I. Background
    On 4 June 1992, plaintiffs and defendant entered into a written contract for the construction of a house to be built in Elon, North Carolina (“the house”). The Alamance County Building Inspections Department issued a Certificate of Occupancy in June, 1993. Plaintiffs moved into the house in August, 1993.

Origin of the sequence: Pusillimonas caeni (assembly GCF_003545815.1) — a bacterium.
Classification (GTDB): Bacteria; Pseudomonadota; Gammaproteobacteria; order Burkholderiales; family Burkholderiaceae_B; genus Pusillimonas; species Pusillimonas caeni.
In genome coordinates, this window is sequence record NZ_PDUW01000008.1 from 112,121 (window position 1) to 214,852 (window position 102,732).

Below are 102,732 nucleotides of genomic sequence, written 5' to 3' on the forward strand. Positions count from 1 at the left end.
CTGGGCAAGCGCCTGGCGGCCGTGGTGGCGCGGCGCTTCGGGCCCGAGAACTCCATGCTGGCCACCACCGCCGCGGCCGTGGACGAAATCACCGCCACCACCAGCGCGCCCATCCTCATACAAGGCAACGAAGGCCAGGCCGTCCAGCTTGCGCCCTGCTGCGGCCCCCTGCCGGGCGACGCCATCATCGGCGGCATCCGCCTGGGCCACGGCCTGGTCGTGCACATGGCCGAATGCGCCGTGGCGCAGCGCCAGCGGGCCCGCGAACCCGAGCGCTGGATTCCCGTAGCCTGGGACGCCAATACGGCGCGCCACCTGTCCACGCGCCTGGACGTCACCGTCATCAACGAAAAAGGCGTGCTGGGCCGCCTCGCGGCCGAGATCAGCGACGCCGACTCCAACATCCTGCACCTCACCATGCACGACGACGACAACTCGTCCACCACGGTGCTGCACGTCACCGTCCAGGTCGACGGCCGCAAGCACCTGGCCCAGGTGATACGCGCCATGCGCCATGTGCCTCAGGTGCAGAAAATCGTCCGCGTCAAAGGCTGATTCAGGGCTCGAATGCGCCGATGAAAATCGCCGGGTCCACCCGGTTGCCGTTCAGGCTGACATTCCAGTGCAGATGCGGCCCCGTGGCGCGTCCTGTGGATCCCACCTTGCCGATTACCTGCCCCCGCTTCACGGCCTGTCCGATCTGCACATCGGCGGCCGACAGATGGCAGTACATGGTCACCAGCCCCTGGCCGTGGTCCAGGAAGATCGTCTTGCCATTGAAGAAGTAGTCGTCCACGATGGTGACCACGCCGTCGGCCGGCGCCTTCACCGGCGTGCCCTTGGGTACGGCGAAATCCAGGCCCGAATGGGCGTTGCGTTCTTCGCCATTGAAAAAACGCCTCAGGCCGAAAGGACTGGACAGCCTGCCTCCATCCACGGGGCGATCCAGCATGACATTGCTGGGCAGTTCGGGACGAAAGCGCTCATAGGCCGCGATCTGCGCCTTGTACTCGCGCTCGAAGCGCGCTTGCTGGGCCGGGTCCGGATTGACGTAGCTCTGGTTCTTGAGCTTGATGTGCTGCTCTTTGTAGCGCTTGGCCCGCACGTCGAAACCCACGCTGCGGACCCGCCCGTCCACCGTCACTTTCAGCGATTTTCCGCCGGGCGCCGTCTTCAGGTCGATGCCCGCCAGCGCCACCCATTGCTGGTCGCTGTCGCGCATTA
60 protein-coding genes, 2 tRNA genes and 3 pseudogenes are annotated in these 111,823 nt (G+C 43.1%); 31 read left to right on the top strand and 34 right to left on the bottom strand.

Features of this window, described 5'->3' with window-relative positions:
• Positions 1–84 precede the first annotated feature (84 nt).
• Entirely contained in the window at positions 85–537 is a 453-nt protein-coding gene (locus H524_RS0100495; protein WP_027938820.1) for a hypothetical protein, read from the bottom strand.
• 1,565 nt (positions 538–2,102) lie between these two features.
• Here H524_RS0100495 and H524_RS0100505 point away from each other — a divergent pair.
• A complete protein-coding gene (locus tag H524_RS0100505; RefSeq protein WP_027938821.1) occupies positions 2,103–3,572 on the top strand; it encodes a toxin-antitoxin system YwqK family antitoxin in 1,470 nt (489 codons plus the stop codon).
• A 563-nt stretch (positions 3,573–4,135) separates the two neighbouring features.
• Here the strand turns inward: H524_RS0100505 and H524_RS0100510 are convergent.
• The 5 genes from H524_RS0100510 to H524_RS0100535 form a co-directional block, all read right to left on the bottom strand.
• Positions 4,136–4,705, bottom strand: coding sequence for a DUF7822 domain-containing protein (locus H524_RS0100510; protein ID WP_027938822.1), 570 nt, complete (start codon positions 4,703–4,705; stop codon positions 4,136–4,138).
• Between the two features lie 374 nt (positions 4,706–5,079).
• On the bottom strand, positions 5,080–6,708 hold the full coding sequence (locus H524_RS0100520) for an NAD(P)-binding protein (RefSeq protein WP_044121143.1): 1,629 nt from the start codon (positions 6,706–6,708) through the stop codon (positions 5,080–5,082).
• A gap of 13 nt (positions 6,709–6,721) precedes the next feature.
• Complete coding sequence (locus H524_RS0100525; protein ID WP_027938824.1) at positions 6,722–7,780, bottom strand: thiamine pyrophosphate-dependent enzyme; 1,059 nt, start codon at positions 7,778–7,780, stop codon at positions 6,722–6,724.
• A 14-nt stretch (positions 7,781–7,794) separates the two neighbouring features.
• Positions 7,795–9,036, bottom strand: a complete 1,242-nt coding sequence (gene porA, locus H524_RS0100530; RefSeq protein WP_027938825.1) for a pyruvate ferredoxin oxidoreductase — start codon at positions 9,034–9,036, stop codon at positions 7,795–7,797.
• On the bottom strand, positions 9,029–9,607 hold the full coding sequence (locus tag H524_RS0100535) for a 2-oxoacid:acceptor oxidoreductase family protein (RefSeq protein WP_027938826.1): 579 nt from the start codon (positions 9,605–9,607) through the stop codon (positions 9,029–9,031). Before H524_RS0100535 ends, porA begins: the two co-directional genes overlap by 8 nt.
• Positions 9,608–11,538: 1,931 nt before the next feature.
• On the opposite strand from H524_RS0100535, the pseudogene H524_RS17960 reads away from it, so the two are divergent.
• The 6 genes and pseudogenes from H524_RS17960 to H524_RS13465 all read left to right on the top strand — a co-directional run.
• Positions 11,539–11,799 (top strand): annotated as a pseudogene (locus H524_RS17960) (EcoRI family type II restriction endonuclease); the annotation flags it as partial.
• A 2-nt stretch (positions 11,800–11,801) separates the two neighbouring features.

Defendant used an exterior insulation and finish system (“EIFS”) commonly known as “synthetic stucco.” In 1997, plaintiffs noticed defects along the interior wall, which included buckling, bending, and rotting of wood. Water had leaked through the exterior wall around the window frame. Plaintiff reported this damage to defendant who made repairs to the wall and window. Damage from water intrusion continued and in September, 2000, plaintiffs hired Sydes Construction Company to remove the EIFS siding and replace it with conventional stucco. While replacing the EIFS, plaintiffs became aware that none of the windows or doors in the house had been flashed. As a result, water had intruded causing the wooden structures around the doors, windows, and elsewhere in the house to rot resulting in structural damage and termite infestation.